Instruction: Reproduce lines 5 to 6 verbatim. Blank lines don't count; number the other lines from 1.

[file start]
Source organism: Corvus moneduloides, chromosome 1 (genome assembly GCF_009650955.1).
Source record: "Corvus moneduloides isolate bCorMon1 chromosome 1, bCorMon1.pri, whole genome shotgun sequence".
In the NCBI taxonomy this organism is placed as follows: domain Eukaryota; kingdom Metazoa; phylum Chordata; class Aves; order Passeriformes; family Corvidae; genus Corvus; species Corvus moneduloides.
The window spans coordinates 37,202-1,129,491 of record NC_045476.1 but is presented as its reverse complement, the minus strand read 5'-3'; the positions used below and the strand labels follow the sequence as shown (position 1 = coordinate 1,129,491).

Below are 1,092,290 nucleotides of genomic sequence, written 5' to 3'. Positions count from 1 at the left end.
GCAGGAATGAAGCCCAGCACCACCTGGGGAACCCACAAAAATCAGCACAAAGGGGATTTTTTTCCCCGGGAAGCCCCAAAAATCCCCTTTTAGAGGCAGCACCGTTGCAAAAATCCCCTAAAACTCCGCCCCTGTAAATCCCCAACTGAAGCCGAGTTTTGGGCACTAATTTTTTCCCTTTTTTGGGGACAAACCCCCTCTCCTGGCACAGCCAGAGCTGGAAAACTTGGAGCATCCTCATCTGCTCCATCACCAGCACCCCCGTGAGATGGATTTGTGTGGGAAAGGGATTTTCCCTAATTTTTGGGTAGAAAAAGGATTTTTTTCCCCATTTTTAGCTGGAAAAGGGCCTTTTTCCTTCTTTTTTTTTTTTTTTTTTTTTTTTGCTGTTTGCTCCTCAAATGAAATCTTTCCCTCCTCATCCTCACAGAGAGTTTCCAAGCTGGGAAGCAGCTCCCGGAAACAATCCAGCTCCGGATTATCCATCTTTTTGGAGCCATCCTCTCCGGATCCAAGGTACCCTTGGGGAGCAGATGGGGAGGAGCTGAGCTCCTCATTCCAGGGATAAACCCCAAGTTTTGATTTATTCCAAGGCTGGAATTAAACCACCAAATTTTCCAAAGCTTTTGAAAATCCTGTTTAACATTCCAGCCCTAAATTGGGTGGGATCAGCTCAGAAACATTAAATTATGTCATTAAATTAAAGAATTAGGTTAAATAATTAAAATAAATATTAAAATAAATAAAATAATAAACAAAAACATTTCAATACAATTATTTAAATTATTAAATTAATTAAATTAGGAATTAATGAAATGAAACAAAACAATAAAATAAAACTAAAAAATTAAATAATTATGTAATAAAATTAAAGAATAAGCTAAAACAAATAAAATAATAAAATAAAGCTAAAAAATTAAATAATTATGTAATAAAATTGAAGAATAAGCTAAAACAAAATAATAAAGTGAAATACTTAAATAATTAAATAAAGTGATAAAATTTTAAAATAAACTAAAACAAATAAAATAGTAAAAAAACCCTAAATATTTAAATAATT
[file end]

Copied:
Below are 1,092,290 nucleotides of genomic sequence, written 5' to 3'. Positions count from 1 at the left end.
GCAGGAATGAAGCCCAGCACCACCTGGGGAACCCACAAAAATCAGCACAAAGGGGATTTTTTTCCCCGGGAAGCCCCAAAAATCCCCTTTTAGAGGCAGCACCGTTGCAAAAATCCCCTAAAACTCCGCCCCTGTAAATCCCCAACTGAAGCCGAGTTTTGGGCACTAATTTTTTCCCTTTTTTGGGGACAAACCCCCTCTCCTGGCACAGCCAGAGCTGGAAAACTTGGAGCATCCTCATCTGCTCCATCACCAGCACCCCCGTGAGATGGATTTGTGTGGGAAAGGGATTTTCCCTAATTTTTGGGTAGAAAAAGGATTTTTTTCCCCATTTTTAGCTGGAAAAGGGCCTTTTTCCTTCTTTTTTTTTTTTTTTTTTTTTTTTGCTGTTTGCTCCTCAAATGAAATCTTTCCCTCCTCATCCTCACAGAGAGTTTCCAAGCTGGGAAGCAGCTCCCGGAAACAATCCAGCTCCGGATTATCCATCTTTTTGGAGCCATCCTCTCCGGATCCAAGGTACCCTTGGGGAGCAGATGGGGAGGAGCTGAGCTCCTCATTCCAGGGATAAACCCCAAGTTTTGATTTATTCCAAGGCTGGAATTAAACCACCAAATTTTCCAAAGCTTTTGAAAATCCTGTTTAACATTCCAGCCCTAAATTGGGTGGGATCAGCTCAGAAACATTAAATTATGTCATTAAATTAAAGAATTAGGTTAAATAATTAAAATAAATATTAAAATAAATAAAATAATAAACAAAAACATTTCAATACAATTATTTAAATTATTAAATTAATTAAATTAGGAATTAATGAAATGAAACAAAACAATAAAATAAAACTAAAAAATTAAATAATTATGTAATAAAATTAAAGAATAAGCTAAAACAAATAAAATAATAAAATAAAGCTAAAAAATTAAATAATTATGTAATAAAATTGAAGAATAAGCTAAAACAAAATAATAAAGTGAAATACTTAAATAATTAAATAAAGTGATAAAATTTTAAAATAAACTAAAACAAATAAAATAGTAAAAAAACCCTAAATATTTAAATAATT